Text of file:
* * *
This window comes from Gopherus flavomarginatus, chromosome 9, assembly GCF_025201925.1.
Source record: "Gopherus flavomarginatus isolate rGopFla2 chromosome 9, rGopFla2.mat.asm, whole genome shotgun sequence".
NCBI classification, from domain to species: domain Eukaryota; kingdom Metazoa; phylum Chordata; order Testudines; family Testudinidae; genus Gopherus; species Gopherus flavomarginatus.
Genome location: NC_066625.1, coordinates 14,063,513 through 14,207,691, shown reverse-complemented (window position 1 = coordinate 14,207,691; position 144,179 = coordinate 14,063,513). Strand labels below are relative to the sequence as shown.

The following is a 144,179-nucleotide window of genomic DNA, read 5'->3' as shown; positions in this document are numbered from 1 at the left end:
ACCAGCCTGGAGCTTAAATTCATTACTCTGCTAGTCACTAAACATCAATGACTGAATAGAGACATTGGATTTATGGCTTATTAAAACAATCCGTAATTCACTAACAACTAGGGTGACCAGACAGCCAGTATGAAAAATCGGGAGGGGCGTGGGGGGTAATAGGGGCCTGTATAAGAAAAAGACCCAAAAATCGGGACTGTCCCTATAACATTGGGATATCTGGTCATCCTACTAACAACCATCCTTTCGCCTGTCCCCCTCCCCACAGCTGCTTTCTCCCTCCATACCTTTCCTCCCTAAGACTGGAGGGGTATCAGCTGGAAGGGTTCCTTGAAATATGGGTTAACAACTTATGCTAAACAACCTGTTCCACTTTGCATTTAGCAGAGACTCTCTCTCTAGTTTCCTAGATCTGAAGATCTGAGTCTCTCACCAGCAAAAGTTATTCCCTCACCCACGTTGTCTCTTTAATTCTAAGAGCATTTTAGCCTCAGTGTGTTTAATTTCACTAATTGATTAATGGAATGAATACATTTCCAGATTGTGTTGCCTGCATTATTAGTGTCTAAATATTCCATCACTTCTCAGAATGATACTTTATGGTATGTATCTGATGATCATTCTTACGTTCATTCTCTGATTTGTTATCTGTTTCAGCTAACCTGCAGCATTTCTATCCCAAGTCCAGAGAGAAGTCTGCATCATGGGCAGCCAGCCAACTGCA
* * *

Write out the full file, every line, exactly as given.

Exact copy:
This window comes from Gopherus flavomarginatus, chromosome 9, assembly GCF_025201925.1.
Source record: "Gopherus flavomarginatus isolate rGopFla2 chromosome 9, rGopFla2.mat.asm, whole genome shotgun sequence".
NCBI classification, from domain to species: domain Eukaryota; kingdom Metazoa; phylum Chordata; order Testudines; family Testudinidae; genus Gopherus; species Gopherus flavomarginatus.
Genome location: NC_066625.1, coordinates 14,063,513 through 14,207,691, shown reverse-complemented (window position 1 = coordinate 14,207,691; position 144,179 = coordinate 14,063,513). Strand labels below are relative to the sequence as shown.

The following is a 144,179-nucleotide window of genomic DNA, read 5'->3' as shown; positions in this document are numbered from 1 at the left end:
ACCAGCCTGGAGCTTAAATTCATTACTCTGCTAGTCACTAAACATCAATGACTGAATAGAGACATTGGATTTATGGCTTATTAAAACAATCCGTAATTCACTAACAACTAGGGTGACCAGACAGCCAGTATGAAAAATCGGGAGGGGCGTGGGGGGTAATAGGGGCCTGTATAAGAAAAAGACCCAAAAATCGGGACTGTCCCTATAACATTGGGATATCTGGTCATCCTACTAACAACCATCCTTTCGCCTGTCCCCCTCCCCACAGCTGCTTTCTCCCTCCATACCTTTCCTCCCTAAGACTGGAGGGGTATCAGCTGGAAGGGTTCCTTGAAATATGGGTTAACAACTTATGCTAAACAACCTGTTCCACTTTGCATTTAGCAGAGACTCTCTCTCTAGTTTCCTAGATCTGAAGATCTGAGTCTCTCACCAGCAAAAGTTATTCCCTCACCCACGTTGTCTCTTTAATTCTAAGAGCATTTTAGCCTCAGTGTGTTTAATTTCACTAATTGATTAATGGAATGAATACATTTCCAGATTGTGTTGCCTGCATTATTAGTGTCTAAATATTCCATCACTTCTCAGAATGATACTTTATGGTATGTATCTGATGATCATTCTTACGTTCATTCTCTGATTTGTTATCTGTTTCAGCTAACCTGCAGCATTTCTATCCCAAGTCCAGAGAGAAGTCTGCATCATGGGCAGCCAGCCAACTGCA